And Harvey Weinstein was a close friend of the Clintons. He knew well that they would let him get away with anything as long as he continued to support their political ambitions. If HRC had been elected in 2016 Weinstein would not be facing jail time. Flanagan should have noted the point.

So, she raises the question:

If HR is such a vital component of American business, its tentacles reaching deeply into many spheres of employees’ work lives, how did it miss the kind of sexual harassment at the center of the #MeToo movement? And given that it did, why are companies still putting so much faith in HR? I returned to these questions many times over the course of the following year, interviewing workplace experts, lawyers, management consultants, and workers in the field.

The problem is that HR is part of the company. It is concerned with what is good for the company, not necessarily for what is good for individuals within the company. This means that HR professionals are professionals. They are doing their jobs.

Fairly or not, HR is seen as the division of the company that slows things down, generates endless memos, meddles in employees’ personal business, holds compulsory “trainings,” and ruins any fun and spirit-lifting thing employees come up with.

And, especially:

And when it comes to sexual harassment, women understand that Jane reports to upper management, not some neutral body that stands in allegiance with right moral action. If employers judged HR departments by their ability to prevent sexual harassment, most would have gotten a failing grade long ago. What HR is actually responsible for—one of the central ways the department “adds value” to a company—is serving as the first line of defense against a sexual-harassment lawsuit. These two goals are clearly aligned, but if the past year has taught us anything, it’s that you can achieve the latter without doing much of anything at all about the former.

Through Flanagan’s lens the women of HR are oppressed by the patriarchy.

Ellen’s joke depended on our common understanding that in the decades since Anita Hill’s testimony, HR has created a huge body of instructional films, computer training modules, seminar scripts, and written policies on sexual harassment. That a subject as urgent and—in its own, lurid way—bound with eros, fear, and guilt created an oeuvre known primarily for its stupefying dullness should have been a clue that the serious issue of harassment was being funneled through a bureaucracy whose aim was not (at least not purely) protecting women workers.


At solving the problem, HR is not great. At creating protocols of “compliance” to defend a company against lawsuits? By that criterion, it has been a smashing success. How do we know? Partly because employers are so devoted to it; the first thing many an executive will do when a company is under scrutiny for sexual harassment is heap praise on its crackerjack HR team, and describe the accused men as outliers.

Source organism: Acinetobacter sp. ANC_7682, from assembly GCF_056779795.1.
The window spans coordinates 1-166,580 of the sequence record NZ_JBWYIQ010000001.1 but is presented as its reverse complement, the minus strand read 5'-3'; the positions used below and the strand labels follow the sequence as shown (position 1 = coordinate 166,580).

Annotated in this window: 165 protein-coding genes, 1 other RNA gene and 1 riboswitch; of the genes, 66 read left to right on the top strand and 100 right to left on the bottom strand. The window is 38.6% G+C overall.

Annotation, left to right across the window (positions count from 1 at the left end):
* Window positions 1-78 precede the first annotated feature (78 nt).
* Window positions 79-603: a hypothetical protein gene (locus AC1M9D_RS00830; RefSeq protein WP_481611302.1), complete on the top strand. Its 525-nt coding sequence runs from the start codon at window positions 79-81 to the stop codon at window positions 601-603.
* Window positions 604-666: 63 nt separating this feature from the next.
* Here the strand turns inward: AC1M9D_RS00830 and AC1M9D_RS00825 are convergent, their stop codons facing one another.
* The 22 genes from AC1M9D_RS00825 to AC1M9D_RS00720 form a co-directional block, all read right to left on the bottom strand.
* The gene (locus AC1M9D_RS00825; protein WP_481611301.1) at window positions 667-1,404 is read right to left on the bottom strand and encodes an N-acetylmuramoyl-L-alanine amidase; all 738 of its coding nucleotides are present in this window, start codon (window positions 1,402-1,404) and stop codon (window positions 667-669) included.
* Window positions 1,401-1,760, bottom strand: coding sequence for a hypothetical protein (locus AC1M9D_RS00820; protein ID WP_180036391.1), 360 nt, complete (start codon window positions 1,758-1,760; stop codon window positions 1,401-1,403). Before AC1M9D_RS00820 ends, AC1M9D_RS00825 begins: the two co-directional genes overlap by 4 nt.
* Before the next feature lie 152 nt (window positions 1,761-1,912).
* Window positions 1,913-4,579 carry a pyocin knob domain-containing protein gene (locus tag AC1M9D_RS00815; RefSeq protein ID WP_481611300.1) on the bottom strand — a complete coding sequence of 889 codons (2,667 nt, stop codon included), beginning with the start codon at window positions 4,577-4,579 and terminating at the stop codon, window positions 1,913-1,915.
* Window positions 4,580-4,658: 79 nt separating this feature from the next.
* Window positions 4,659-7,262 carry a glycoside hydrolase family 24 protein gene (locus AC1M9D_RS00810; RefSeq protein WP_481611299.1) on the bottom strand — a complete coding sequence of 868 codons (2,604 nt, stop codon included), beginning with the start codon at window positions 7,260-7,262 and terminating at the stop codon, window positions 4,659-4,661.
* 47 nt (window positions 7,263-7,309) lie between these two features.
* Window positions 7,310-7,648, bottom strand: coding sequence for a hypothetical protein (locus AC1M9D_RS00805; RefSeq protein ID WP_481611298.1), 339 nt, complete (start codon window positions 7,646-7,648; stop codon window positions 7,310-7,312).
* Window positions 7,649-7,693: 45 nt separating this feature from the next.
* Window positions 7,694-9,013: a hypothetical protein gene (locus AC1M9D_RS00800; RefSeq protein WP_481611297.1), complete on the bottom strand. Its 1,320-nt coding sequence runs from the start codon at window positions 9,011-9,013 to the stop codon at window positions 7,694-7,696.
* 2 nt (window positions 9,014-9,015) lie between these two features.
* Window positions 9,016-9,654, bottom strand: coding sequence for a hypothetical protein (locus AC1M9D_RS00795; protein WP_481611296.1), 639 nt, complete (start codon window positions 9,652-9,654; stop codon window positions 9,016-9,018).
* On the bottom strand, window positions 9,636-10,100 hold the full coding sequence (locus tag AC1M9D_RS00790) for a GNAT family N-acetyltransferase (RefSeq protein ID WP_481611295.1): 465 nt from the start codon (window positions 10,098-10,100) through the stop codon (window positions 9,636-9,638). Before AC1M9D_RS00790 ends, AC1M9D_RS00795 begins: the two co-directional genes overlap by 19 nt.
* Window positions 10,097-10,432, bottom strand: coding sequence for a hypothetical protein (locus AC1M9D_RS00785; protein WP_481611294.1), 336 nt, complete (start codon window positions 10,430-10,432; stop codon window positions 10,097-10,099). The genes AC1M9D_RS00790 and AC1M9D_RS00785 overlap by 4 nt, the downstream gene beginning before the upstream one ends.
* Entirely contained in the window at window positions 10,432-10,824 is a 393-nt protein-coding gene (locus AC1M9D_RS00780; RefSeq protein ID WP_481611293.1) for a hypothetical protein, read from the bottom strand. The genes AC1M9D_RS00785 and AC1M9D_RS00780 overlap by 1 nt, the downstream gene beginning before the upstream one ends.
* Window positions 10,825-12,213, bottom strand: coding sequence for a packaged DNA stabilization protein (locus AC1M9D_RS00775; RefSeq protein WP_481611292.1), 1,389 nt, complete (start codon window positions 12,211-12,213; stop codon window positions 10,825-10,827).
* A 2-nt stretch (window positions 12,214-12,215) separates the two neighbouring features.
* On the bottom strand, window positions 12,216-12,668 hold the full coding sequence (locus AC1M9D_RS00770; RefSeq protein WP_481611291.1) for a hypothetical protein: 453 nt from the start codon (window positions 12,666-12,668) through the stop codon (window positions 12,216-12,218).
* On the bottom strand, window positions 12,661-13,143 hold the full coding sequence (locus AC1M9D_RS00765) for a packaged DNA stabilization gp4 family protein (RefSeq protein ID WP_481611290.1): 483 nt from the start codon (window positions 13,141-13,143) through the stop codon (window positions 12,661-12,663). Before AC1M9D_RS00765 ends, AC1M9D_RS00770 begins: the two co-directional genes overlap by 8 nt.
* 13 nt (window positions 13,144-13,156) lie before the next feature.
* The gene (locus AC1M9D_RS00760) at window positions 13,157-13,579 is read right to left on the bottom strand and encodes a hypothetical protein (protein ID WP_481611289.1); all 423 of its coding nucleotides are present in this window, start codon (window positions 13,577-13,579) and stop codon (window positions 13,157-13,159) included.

How bad is the problem? Or better, how much has our effort to have a national conversation about harassment, to bring it into the light of day, to gnash our teeth about it solved the problem. Or has the enhanced awareness and raised consciousness made the problem worse, by making it seem more like a norm than an aberration.

Flanagan continues:

In fact, the movement could have begun a full year earlier, in 2016, when a special task force from the EEOC released its findings on sexual harassment. The occasion was the anniversary of the Meritor case. The task force had been charged with determining how much progress the country had made since that historic decision. Its finding: very little. “Much of the training done over the last 30 years has not worked as a prevention tool,” the task force found. That’s an incredible statement—three decades of failure.

The EEOC report is a government white paper for the ages: sprawling, maddeningly unfocused, almost willfully opaque. But wade through it with pen in hand, and you realize it is also a startling document. It reveals that sexual harassment is “widespread” and “persistent,” and that 85 percent of workers who are harassed never report it. It found that employees are much more likely to come up with their own solution—such as avoiding the harasser, downplaying the harassment, or simply enduring it—than to seek help from HR. They are far more likely to ask a family member or co-worker for advice than to file a complaint, because they fear that they will face repercussions if they do.

So, we can overthrow the patriarchy and destroy companies and careers and families. And yet, as we all know by now making punishment especially harsh induces women not to report harassment. How bad does it have to be before you put a man out of a job, and destroy a reputation the is shared by his wife and children? As everyone knows, the victims of sexual harassment are often shunned in the workplace.